can someone explain why is flatpak superior to snaps?
Ironically, Flatpak doens't rely on systemd.
wait really?, I thought that was optional, I've only used it once.
It is. You need an Ubuntu One account if you wish to install snaps from the Ubuntu repository in the Software Center.
If you use the CLI or another repository, you don't need an account.
Every single distro decided they didn't want to qc anything anymore (even debian is like that). So now getting everything straight from the source as a flatpak is probably going to be the only option to get software that works while keeping the system in a consistent state. Because nobody wants to dance and sing for weeks to get 7 versions of glibc installed side-by-side because of the version discrepancies of various packages in the official repositories, not to mention having to update the entire system to unstable crash-if-you-sneeze-on-it state if you need just a single, small unstable package with an otherwise stable system.
Well, it's either bundling dependencies with software or automatically prompting you to download ALL dependencies from archives. The third option was make the package management better, which hasn't happened on any distro and even if it did debian and fedora/suse are pretty much dominating the market and it's unlikely that the majority will move to something else soon. At least flatpaks don't need superuser to install.
You can have two or more versions of the same dependency/library without any issues. Download an older dependency manually and place it where it would usually be. You don't have to link them so they won't be updated through system updates. And in this case all software that depends on the older libraries will work as intended.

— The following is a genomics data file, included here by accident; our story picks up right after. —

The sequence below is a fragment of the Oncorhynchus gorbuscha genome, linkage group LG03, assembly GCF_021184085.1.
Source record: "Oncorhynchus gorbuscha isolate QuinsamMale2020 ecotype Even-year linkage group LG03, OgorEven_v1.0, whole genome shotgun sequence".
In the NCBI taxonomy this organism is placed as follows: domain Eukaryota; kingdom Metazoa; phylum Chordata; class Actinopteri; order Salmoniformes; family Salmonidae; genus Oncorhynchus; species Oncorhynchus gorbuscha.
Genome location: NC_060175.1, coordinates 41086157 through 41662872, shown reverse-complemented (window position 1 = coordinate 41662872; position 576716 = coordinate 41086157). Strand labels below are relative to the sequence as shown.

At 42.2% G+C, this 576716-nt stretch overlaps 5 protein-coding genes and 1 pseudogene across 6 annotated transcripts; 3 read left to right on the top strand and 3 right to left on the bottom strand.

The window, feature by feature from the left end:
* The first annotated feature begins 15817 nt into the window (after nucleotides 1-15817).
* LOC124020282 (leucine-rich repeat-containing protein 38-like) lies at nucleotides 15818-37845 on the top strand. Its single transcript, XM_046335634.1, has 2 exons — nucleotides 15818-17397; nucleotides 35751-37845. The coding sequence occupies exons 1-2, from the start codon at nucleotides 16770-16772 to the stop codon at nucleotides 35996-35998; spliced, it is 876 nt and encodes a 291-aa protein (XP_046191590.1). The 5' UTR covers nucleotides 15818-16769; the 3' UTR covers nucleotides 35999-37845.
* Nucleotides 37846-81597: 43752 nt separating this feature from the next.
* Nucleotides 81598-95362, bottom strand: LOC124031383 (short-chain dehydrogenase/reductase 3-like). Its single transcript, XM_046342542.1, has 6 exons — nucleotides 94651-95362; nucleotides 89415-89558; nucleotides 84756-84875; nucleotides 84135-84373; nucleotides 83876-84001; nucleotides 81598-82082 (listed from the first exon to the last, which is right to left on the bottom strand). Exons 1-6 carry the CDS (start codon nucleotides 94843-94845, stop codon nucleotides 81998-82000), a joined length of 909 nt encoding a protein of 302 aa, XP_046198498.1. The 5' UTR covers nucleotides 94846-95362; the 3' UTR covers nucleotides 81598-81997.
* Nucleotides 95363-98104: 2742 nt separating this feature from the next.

Where did you come up with that? It's completely false. The software searches for dependencies in specific folders, the kernel version doesn't matter here.
Most of the time when you need an outdated dependency you can solve it by simply creating a symlink with the old dependency name pointing to the newer version of the dependency.
That works if compatibility hasn't broken. And there is no telling when that will happen with some libs.
But instead of fucking around with that you can download the older dependency and place it in the corresponding folder. This won't break compatibility and will always work. You don't even need to make a symlink. The only problem with this is that you have to manually search for older dependencies.
Not true. Many software need access to the kernel source for a variety of reasons, not to mention drivers and specific kernel features.
See what the conversation is about. It's specifically about having two sets of the same library, with different versioning. Which will allow software that needs the older version run. Unless it's extremely outdated it will run no matter what kernel you use.
Actually it keeps track of dependencies and re-uses them if you have installed a package in the same tree (Flathub is a tree, for instance) that uses them as well.
No, I don't like this over regular package management, but get your facts straight so that you can criticize properly.
Have you tried not being clinically retarded?
That's just a side effect. It is true that corporations must be salivating looking at things like flatpak.
Distros won't be a thing soon, and the evolution of Linux will be in the hands of the big companies much more than it already is.
Except gentoo does not have this problem without having the flatpak cancer.
The fuck is wrong with you? Have you tried reading?
Have you tried getting a brain?
Deb and RPM are shit though. Listen, there is just some shit you wont find in your local repo; I'd rather that shit was sandboxed than not.